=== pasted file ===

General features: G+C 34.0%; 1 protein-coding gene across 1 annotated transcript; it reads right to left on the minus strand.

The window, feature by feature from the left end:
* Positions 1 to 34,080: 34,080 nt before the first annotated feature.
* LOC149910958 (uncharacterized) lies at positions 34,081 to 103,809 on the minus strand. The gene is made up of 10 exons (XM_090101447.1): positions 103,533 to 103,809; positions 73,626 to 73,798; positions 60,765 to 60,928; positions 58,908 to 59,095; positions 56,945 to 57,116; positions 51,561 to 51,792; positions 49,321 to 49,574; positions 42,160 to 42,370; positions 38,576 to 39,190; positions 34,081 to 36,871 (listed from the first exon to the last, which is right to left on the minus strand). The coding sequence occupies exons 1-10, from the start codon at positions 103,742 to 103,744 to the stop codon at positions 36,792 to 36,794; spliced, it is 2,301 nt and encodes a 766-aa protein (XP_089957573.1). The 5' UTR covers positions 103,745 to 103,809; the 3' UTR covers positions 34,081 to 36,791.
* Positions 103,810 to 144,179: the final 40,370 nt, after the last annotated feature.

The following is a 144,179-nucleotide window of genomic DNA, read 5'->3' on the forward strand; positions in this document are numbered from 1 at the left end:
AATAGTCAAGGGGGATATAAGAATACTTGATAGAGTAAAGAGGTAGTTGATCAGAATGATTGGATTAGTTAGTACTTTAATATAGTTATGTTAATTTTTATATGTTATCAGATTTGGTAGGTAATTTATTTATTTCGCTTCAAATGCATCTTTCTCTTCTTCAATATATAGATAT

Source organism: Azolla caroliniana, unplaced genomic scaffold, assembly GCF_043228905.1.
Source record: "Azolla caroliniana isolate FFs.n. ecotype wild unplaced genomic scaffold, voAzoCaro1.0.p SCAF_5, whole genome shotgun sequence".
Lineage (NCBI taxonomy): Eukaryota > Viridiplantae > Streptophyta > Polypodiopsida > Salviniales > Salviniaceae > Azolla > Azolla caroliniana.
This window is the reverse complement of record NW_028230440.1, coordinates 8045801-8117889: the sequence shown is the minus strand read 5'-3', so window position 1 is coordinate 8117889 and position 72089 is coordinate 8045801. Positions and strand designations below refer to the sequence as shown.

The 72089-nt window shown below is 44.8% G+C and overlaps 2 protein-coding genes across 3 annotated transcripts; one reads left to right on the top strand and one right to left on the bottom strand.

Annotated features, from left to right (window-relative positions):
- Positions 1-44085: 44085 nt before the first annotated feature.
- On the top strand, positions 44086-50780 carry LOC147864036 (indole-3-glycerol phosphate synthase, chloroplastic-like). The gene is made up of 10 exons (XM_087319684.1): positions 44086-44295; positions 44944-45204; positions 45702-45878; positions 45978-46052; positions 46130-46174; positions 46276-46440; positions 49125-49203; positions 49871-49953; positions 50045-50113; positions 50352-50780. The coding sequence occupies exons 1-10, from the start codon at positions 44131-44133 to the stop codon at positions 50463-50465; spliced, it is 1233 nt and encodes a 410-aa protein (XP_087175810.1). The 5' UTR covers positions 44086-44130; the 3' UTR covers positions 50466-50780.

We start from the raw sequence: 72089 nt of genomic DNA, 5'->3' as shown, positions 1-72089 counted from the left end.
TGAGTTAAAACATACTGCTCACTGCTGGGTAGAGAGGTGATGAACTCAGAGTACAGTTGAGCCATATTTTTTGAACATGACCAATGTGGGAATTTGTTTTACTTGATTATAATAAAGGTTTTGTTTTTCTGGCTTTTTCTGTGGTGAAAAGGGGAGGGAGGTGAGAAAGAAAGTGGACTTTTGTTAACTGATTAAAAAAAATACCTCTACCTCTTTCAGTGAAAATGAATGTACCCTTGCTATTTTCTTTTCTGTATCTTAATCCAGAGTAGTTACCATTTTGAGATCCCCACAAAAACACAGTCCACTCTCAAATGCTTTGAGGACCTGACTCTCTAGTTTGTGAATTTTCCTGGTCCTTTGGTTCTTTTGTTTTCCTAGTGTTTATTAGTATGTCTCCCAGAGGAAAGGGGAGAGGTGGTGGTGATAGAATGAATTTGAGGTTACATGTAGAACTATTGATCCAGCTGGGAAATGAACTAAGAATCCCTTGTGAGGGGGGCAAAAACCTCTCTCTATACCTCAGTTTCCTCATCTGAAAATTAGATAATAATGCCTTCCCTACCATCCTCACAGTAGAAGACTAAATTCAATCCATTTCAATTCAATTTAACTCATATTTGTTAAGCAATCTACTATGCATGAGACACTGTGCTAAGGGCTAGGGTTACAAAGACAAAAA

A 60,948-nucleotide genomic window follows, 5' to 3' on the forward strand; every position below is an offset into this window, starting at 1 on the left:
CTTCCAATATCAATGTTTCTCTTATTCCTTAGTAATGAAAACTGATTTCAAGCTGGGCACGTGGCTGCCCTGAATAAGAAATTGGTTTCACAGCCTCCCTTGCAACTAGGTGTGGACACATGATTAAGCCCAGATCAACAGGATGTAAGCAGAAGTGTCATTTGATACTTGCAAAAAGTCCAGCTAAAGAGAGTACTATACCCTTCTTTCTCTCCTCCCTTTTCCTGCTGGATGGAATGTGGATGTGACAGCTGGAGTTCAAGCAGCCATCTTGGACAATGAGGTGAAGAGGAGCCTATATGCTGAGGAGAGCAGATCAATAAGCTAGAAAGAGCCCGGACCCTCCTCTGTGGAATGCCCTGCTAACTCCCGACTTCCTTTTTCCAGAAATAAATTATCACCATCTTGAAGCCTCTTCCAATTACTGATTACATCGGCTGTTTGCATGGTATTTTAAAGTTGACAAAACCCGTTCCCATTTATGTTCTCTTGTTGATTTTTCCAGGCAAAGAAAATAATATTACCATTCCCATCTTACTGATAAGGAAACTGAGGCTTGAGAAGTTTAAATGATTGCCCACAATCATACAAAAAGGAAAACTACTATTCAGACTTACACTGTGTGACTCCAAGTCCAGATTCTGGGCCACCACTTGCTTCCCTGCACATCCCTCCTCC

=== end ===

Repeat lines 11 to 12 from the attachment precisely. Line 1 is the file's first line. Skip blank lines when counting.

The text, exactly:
This window is the reverse complement of record NW_028230440.1, coordinates 8045801-8117889: the sequence shown is the minus strand read 5'-3', so window position 1 is coordinate 8117889 and position 72089 is coordinate 8045801. Positions and strand designations below refer to the sequence as shown.

The 72089-nt window shown below is 44.8% G+C and overlaps 2 protein-coding genes across 3 annotated transcripts; one reads left to right on the top strand and one right to left on the bottom strand.